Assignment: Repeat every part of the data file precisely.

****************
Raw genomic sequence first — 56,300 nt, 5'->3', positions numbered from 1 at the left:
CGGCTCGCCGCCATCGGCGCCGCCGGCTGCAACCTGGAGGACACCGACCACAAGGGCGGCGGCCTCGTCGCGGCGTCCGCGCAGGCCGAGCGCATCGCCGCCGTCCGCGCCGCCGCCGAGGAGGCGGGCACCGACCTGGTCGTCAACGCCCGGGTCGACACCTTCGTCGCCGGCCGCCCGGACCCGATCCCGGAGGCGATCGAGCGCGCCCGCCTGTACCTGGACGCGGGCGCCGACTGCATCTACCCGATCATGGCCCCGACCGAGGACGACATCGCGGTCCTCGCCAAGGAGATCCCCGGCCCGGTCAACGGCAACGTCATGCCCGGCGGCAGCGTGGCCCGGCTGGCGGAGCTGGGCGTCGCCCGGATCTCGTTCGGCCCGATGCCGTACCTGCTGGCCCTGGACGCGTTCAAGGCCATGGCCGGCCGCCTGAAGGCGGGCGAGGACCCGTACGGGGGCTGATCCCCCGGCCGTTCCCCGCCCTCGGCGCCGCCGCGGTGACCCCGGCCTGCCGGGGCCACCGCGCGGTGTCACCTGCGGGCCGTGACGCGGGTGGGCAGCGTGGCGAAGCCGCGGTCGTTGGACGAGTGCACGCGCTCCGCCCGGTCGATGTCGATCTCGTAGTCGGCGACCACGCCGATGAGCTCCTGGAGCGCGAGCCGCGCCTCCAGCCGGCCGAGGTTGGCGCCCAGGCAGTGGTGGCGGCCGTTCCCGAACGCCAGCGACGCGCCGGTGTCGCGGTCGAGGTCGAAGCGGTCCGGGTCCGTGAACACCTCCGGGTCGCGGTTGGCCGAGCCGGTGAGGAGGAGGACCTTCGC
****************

Raw genomic sequence first — 56,300 nt, 5'->3', positions numbered from 1 at the left:
CGGCTCGCCGCCATCGGCGCCGCCGGCTGCAACCTGGAGGACACCGACCACAAGGGCGGCGGCCTCGTCGCGGCGTCCGCGCAGGCCGAGCGCATCGCCGCCGTCCGCGCCGCCGCCGAGGAGGCGGGCACCGACCTGGTCGTCAACGCCCGGGTCGACACCTTCGTCGCCGGCCGCCCGGACCCGATCCCGGAGGCGATCGAGCGCGCCCGCCTGTACCTGGACGCGGGCGCCGACTGCATCTACCCGATCATGGCCCCGACCGAGGACGACATCGCGGTCCTCGCCAAGGAGATCCCCGGCCCGGTCAACGGCAACGTCATGCCCGGCGGCAGCGTGGCCCGGCTGGCGGAGCTGGGCGTCGCCCGGATCTCGTTCGGCCCGATGCCGTACCTGCTGGCCCTGGACGCGTTCAAGGCCATGGCCGGCCGCCTGAAGGCGGGCGAGGACCCGTACGGGGGCTGATCCCCCGGCCGTTCCCCGCCCTCGGCGCCGCCGCGGTGACCCCGGCCTGCCGGGGCCACCGCGCGGTGTCACCTGCGGGCCGTGACGCGGGTGGGCAGCGTGGCGAAGCCGCGGTCGTTGGACGAGTGCACGCGCTCCGCCCGGTCGATGTCGATCTCGTAGTCGGCGACCACGCCGATGAGCTCCTGGAGCGCGAGCCGCGCCTCCAGCCGGCCGAGGTTGGCGCCCAGGCAGTGGTGGCGGCCGTTCCCGAACGCCAGCGACGCGCCGGTGTCGCGGTCGAGGTCGAAGCGGTCCGGGTCCGTGAACACCTCCGGGTCGCGGTTGGCCGAGCCGGTGAGGAGGAGGACCTTCGC